Iceland has hundreds of rivers and probably thousands of creeks, brooks, and streams. It is a country of water and has more water recourses than most other countries, both cold and hot water. In a report from the University of Iceland a few years ago regarding water as a natural resource, it is concluded that Iceland could hypothetically fulfill all the water demand in a country with a population of 350 million people. That is like providing the US with all its water demand. And that is without doing anything like drilling or accessing the underground water, only by using the water that leaks on the surface of the ocean every day. There are also many underground rivers that we never see as they float underground to the sea. Iceland could hypothetically provide more than 900 million people with water by using the water floating beneath the surface. These were staggering numbers on a planet where water is becoming a scarce resource in many countries.
Some of our most powerful rivers converted to electricity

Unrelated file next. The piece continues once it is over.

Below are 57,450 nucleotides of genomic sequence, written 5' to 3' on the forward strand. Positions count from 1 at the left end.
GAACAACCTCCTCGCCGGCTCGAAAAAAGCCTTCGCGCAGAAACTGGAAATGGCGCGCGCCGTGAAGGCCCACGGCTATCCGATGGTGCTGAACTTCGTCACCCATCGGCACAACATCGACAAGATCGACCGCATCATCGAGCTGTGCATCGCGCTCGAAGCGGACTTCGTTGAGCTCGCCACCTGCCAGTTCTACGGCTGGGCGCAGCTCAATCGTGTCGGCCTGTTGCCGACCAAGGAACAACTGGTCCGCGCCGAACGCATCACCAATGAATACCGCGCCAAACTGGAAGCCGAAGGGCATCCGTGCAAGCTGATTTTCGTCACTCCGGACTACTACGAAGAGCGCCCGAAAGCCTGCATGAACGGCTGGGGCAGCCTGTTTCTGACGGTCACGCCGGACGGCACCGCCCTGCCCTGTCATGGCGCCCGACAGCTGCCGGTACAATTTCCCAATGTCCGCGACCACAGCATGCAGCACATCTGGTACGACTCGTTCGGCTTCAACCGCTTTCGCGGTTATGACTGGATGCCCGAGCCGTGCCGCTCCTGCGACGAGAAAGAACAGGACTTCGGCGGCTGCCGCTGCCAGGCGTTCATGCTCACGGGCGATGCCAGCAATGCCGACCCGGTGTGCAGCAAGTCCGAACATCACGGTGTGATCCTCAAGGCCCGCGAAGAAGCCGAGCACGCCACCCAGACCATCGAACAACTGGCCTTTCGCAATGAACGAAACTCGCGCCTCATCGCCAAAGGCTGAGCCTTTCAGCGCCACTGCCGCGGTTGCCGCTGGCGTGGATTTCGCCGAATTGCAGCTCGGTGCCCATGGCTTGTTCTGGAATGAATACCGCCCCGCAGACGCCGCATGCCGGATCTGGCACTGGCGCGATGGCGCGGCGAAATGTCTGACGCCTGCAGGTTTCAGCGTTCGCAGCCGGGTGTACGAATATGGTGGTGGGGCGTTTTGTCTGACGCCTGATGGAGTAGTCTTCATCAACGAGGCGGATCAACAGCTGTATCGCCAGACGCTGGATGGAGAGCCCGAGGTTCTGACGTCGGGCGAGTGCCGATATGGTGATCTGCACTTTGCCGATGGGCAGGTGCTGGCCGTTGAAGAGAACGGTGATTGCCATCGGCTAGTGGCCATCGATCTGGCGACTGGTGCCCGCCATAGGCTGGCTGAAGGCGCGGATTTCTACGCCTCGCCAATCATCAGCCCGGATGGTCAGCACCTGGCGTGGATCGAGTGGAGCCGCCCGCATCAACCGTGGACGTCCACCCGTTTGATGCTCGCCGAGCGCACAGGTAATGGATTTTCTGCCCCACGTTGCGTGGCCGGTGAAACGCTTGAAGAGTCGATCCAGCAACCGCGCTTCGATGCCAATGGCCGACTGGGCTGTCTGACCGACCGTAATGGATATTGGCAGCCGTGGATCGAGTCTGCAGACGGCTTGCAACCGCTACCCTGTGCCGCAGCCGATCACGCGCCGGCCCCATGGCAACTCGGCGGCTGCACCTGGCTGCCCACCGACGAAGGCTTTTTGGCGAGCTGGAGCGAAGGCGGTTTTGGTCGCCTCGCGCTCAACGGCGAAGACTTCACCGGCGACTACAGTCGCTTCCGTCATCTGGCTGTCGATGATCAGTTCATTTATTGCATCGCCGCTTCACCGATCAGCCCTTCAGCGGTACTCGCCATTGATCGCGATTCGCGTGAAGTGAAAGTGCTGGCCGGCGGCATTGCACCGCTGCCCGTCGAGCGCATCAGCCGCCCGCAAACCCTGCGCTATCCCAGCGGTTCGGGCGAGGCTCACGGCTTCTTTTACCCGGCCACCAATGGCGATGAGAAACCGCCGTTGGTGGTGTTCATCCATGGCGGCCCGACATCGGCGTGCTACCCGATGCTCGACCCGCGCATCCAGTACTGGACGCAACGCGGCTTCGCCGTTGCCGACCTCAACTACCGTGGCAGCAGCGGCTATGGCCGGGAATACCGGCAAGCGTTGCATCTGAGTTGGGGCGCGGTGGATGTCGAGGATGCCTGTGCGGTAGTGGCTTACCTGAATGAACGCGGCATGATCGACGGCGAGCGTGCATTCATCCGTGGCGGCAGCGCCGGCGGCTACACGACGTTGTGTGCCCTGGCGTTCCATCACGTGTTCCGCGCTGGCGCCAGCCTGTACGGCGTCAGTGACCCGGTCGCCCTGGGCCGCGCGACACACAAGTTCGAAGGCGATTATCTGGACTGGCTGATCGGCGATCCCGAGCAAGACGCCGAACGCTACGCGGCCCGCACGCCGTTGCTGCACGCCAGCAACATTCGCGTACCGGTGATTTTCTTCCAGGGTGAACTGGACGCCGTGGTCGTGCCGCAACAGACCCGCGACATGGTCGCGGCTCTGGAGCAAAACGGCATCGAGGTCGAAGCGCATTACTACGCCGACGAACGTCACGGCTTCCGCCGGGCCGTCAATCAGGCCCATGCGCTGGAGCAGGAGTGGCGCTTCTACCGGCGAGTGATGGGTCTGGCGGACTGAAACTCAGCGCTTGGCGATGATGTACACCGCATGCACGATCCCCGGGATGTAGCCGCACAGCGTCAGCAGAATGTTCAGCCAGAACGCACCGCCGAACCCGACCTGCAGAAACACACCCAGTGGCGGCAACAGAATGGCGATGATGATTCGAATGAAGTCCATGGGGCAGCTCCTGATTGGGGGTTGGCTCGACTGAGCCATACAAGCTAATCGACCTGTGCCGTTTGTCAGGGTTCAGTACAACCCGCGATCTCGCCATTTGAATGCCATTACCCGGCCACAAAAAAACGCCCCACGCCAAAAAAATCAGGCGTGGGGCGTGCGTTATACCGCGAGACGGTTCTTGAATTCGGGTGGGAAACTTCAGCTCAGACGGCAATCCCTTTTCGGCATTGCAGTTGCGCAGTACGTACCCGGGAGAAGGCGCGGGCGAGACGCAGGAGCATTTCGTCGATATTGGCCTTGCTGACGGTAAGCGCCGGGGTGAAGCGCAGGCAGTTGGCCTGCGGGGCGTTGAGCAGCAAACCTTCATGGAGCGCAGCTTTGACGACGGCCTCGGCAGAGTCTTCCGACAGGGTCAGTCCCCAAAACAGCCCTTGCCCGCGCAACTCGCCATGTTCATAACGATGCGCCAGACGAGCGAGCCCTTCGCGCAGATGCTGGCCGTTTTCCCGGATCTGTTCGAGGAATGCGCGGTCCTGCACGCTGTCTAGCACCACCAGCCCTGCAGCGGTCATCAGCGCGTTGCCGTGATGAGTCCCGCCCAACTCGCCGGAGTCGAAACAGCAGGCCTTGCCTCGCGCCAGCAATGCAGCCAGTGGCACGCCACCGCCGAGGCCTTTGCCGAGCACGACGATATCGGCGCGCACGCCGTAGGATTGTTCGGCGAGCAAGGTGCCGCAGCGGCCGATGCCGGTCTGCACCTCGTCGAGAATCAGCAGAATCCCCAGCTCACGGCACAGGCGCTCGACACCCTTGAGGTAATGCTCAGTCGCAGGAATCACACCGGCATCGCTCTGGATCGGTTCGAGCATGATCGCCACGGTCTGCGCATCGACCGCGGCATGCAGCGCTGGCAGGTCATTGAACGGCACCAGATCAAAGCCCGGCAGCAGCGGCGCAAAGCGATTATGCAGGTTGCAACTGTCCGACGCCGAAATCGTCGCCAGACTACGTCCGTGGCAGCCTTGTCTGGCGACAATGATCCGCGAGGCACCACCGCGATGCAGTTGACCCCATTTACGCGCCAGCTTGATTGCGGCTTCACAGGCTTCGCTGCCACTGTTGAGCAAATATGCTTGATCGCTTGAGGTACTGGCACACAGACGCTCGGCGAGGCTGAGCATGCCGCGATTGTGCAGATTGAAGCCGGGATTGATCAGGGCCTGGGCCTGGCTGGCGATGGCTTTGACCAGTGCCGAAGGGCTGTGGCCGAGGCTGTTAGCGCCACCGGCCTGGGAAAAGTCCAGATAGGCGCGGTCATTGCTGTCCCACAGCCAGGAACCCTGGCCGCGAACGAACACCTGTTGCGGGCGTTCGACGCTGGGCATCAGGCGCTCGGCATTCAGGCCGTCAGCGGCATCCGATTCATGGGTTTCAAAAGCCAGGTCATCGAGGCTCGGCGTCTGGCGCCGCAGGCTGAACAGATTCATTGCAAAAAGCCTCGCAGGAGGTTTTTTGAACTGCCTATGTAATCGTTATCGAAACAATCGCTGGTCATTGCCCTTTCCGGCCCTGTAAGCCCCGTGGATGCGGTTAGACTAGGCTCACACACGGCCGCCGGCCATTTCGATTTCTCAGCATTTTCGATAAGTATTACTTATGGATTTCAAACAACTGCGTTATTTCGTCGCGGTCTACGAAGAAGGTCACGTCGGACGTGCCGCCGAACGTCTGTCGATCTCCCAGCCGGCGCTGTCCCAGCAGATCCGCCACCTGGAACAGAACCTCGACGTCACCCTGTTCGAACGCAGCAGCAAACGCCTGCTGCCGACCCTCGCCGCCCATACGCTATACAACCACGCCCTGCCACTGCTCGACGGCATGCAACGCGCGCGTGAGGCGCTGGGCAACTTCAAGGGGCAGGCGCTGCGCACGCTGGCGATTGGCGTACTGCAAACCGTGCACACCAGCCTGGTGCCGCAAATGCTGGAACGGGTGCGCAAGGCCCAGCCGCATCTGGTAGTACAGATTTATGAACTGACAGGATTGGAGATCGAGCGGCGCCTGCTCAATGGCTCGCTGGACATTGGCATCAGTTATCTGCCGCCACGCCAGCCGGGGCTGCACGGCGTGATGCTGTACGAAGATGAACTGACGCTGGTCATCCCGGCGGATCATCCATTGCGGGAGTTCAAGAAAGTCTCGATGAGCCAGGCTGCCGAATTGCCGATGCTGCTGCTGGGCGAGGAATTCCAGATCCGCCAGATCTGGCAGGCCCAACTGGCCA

Compared to the huge rivers in Europe, North America, South America, and Asia these are relatively small rivers. Most of the larger and more powerful Icelandic rivers originate in the Highland. That is one reason why Iceland has so many projects like dams and power plants in this remote area of the country. The rivers are one of the reasons Icelanders have good access to electricity and are almost self-sustainable when it comes to power. Throughout the last century, Icelanders built many dams and hydroelectric power plants to provide electricity. Many of the projects have caused major political disputes as many feel that the projects are a massive interference in nature.
The rivers that feed the waterfalls
The rivers are also the home to waterfalls. Consequently, there are many waterfalls in Iceland. And waterfalls are among the most valued natural wonders and attractions for visitors. There are at least 30 to 40 stunning waterfalls in Iceland; waterfalls that are worth visiting and seeing. Some are in glacial rivers, and others are in small spring-fed streams. They all have their unique character that is often provided by the river they are a part of. So the rivers in Iceland play a large role in the life of this nation.